Auction for new investor

6 Replies

I am a new investor interested in purchasing at an auction. I will have all cash to buy the property and am planning to buy,rent, and hold the property so that it can appreciate. I plan to run comparables, drive by the property during the day and during the night, research the neighborhood, and have a title company provide my a title report to determine if there are any liens on property or 2nd mortgages. If the title report looks clean with only one mortgage, should I still be concerned about liens or mortgages not showing up on the title report? Although I would like to get a good deal at an auction, I don't want to do something foolish. I know there are also risks of squatters, tenants not leaving property, and costly repairs. I guess my question is, do you think that the potential savings offered by foreclosure auctions are worth the risks for someone like me who is a new investor (but one willing to put in the time and effort to thoroughly research)?

@Lia Locarnini

Hi Lia, I'm also a newb investor interested in foreclosures. I purchased a very good book, actually published by BPs. In it they call Fishing vs. Hunting, meaning its a number game. You don't look at one house but at many, to improve your chances. I truly suggest the book. Its, BIDDING TO BUY. By Aaron Amuchastegui and David Osborn. Found at BP book store or Amazon.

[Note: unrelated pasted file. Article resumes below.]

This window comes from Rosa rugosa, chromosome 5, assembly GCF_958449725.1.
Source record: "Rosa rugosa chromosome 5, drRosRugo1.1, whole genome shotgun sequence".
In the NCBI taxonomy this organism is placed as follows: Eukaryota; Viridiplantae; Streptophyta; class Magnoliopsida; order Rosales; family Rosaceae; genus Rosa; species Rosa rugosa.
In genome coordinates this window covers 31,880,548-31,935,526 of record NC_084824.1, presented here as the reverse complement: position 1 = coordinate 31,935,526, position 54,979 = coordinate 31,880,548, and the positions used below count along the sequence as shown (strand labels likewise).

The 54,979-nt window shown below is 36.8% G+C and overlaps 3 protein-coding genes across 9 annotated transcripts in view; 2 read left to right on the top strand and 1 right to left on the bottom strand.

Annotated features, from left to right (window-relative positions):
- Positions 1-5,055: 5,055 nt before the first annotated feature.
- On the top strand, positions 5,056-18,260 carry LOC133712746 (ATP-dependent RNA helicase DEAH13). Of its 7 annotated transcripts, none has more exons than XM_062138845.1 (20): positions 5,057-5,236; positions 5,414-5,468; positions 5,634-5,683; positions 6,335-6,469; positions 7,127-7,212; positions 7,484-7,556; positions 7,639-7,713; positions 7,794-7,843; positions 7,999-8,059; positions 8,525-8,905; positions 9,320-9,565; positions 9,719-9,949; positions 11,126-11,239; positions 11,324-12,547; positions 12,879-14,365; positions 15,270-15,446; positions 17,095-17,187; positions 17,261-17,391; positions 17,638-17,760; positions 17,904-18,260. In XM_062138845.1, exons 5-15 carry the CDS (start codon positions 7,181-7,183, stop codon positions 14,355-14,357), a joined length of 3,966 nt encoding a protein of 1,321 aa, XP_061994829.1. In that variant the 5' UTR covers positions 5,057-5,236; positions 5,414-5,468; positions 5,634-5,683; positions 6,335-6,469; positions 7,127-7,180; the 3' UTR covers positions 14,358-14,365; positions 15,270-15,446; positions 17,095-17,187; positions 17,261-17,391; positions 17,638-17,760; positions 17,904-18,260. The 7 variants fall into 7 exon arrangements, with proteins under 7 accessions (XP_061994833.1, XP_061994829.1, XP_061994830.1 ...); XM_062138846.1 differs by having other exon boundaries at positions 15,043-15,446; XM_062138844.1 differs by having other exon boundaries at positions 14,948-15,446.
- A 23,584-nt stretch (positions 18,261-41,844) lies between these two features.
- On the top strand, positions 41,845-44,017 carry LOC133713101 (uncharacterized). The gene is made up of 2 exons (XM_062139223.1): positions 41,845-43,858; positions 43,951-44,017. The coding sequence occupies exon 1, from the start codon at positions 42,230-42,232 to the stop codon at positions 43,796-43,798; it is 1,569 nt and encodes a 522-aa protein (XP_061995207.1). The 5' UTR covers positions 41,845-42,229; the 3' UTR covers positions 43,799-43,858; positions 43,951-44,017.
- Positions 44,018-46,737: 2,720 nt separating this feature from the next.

Good luck.

@Lia Locarnini Typically, you don’t care if there are multiple mortgages or liens on a long as it is the First mtg that is foreclosing, the other junior liens get wiped out.  There are exceptions to this...hoa debts in most states, some county/city/state liens.  What you need to look for in some cases are “unrecorded liens”....code violations, utility bills, etc.

Each state has different laws, so you need to identify your area to get specific help.

Why would you want to buy your first investment property sight unseen if you are talking about courthouse foreclosure auctions? You are saying all the right things, but it's almost like a cut and paste. Like, do you know what all those things do and do you know what else to look for to reduce your potential liability or loss on things you might miss. You can't follow someone else's playbook if you don't have experience and the worst thing to do is to make your first investment a high-risk like a courthouse buy having never seen the place.

@Jonathan Greene

Thanks for your reply. I posted my laundry list of items to get feedback from other experienced investors as to what else I should be looking out for.  The post was part of my research in trying to figure out how to find a good deal on my first property and I wondered if I should even consider auctions as a newbie.  I agree with you, that I should get more experience before buying at an auction.  Maybe you or someone else has other suggestions on how to find really good deals.